Should Individuals Be Required to Purchase Health Insurance?
The question of whether, and how, to fix our health care system remains central to our national public policy debate. The Patient Protection and Affordable Care Act (PPACA) was passed in 2010 in order to fix the system’s deficiencies. One of the law’s most controversial provisions, and the basis for a challenge to its constitutionality, is a mandate to purchase health insurance. There are many factors which contribute to the anticipated failure of PPACA to reduce costs and fix what ails our healthcare system, but is the individual mandate one of those factors? This discussion addresses the rationale, and the legality, of the individual mandate.
The 10th Amendment to the Constitution of the United States says the following:
“The powers not delegated to the United States by the Constitution, or prohibited by it to the states, are reserved to the states respectively, or to the people”.
The purpose of this provision is to enshrine into our society the concept that power resides with ‘we the people’. Our federal government has only limited powers to impose its will on all people in the 50 United States. Clearly, there must be rules that govern how we live together. How do 50 separate states function together, properly balanced by individual freedoms to choose how we wish to live our lives? Therein lies the purpose of the 10th Amendment.
Creating Rules For A Civil Society
In the absence of rules, there would be chaos, which regrettably prevails in far too many places around the world. We are lucky to live in a civil society called the United States of America, where we maintain our individual freedoms but accede to certain basic requirements such as:
- Stopping at a red light (both as pedestrians and drivers)
- Purchasing of insurance if you choose to drive a car
- Paying taxes
We could not function as a society without rules, but how are the rules made and by whom? The answer lies in the genius of our Founders, who established the Constitution as the basis for rulemaking in this country, with a balance of powers between the executive, legislative, and judicial branches of government.
How Does This Apply To Healthcare Services and the Purchase of Health Insurance?
We now return to the fundamental question….can and should an individual be required to purchase health insurance? Most people would agree that in a civil society, people who have heart attacks should not be left on the street to die. But it is more complicated than that, including:
- How does the patient reach a hospital?
- Who is responsible for treatment?
- Who pays for the patient’s care?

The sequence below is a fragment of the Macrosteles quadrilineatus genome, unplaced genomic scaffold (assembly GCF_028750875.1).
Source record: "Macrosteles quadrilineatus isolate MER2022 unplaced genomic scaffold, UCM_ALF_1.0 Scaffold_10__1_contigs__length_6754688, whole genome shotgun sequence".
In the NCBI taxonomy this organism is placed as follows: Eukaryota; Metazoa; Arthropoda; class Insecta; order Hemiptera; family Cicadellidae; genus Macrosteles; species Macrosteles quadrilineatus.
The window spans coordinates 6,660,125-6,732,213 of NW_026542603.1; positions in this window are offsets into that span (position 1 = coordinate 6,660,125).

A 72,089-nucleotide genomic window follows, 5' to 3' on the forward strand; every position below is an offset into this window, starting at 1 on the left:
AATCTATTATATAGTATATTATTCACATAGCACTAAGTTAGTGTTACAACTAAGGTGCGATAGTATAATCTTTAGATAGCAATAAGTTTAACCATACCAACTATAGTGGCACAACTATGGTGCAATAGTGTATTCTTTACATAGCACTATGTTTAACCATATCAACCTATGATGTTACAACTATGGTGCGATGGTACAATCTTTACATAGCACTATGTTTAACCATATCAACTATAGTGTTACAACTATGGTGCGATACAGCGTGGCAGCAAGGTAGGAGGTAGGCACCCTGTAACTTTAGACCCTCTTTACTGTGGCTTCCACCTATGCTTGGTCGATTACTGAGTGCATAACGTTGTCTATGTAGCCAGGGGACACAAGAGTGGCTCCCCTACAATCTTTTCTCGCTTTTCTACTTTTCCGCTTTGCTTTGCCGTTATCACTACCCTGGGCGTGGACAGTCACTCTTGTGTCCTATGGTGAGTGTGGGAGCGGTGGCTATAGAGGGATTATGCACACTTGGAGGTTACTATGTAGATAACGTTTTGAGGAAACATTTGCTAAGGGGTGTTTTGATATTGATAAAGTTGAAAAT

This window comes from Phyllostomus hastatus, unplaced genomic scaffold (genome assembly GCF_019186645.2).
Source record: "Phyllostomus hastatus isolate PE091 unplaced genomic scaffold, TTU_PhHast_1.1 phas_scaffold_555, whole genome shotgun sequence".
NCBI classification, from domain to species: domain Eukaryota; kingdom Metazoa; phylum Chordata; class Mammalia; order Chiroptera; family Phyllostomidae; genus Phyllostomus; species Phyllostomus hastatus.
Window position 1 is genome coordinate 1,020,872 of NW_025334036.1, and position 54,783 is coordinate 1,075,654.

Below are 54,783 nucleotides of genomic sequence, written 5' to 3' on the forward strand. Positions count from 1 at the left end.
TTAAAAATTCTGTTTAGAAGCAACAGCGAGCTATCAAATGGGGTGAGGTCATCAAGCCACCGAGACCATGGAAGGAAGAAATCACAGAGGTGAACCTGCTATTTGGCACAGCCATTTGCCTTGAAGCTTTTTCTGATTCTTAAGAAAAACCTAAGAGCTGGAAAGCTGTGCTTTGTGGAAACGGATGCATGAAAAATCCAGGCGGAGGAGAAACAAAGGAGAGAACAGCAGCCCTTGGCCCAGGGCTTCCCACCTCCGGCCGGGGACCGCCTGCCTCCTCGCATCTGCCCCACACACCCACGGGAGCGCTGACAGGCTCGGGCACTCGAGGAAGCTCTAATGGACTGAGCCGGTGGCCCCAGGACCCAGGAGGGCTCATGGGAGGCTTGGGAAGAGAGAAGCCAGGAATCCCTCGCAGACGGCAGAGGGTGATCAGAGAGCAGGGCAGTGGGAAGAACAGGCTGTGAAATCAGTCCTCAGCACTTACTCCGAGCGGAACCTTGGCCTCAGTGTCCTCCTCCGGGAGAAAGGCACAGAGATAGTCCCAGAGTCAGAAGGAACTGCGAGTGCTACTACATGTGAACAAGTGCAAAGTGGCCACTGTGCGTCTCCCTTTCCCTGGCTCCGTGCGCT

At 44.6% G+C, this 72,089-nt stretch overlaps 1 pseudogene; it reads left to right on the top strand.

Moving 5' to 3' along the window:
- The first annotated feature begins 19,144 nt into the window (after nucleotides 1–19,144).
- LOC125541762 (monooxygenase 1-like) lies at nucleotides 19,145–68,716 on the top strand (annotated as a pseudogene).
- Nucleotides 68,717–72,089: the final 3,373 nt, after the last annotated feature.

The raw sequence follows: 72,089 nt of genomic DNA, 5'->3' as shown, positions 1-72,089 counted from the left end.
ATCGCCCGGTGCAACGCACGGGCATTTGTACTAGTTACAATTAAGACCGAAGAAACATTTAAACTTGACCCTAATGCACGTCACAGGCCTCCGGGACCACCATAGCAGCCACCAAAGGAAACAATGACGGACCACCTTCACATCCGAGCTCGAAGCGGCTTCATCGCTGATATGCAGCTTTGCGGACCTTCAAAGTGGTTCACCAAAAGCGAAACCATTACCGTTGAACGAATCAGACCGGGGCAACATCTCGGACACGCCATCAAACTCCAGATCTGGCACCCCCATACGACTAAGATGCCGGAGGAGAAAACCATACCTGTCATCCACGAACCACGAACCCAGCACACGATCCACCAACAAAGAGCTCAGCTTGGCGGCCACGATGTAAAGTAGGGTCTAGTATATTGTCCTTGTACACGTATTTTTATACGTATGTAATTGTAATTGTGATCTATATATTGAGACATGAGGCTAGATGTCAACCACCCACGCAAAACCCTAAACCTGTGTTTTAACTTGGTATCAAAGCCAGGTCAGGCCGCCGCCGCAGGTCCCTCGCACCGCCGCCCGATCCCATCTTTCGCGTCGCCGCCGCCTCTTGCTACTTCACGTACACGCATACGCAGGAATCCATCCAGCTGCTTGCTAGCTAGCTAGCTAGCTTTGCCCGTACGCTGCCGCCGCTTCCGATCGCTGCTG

These questions all have to be answered, starting with do we take care of the heart attack victim lying in the street. The 10th Amendment tells us that the answers must come from the states and/or the people, but generally not from the federal government.
So, does it EVER make sense to require every individual to purchase a health insurance policy? Insurance is based on the “law of large numbers”, and it is a fact that an individual mandate will create a larger, more stable risk pool. A larger risk pool is likely to have a mixture of good risks and bad risks, greater predictability of loss and financial stability, and lower cost of risk. A state legislature must weigh the benefits of an individual mandate against the perceived ‘negatives’ associated with requiring specific action(s) on the part of all of its citizens.
I conclude that the individual mandate is one, but not the only, valid approach to establishing a large risk pool which is essential to creating stable prices for health insurance. And, it is perfectly appropriate, and legal, if it is so determined at the state level.
Is The Individual Mandate Reasonable (EVEN FOR CONSERVATIVES)?
YES, if it is the decision of a state government, and not a requirement of the federal government. If you pay taxes, buy car insurance, and stop at red lights, you should have no problem with a requirement to purchase private health insurance IF that is the decision of your state government. It’s that simple, consistent with the 10th Amendment.
So, let’s see an end to all the bickering about the individual mandate. It is consistent with states’ rights and conservative principles when done at the state level, as in Massachusetts. At the same time, it is arguably unconstitutional when imposed on all 50 states, as in PPACA. If conservatives want to “repeal and replace” ObamaCare, let’s start with the fact that 50 state experiments are an appropriate and legal way to fix our healthcare system, some of which may even include an individual mandate.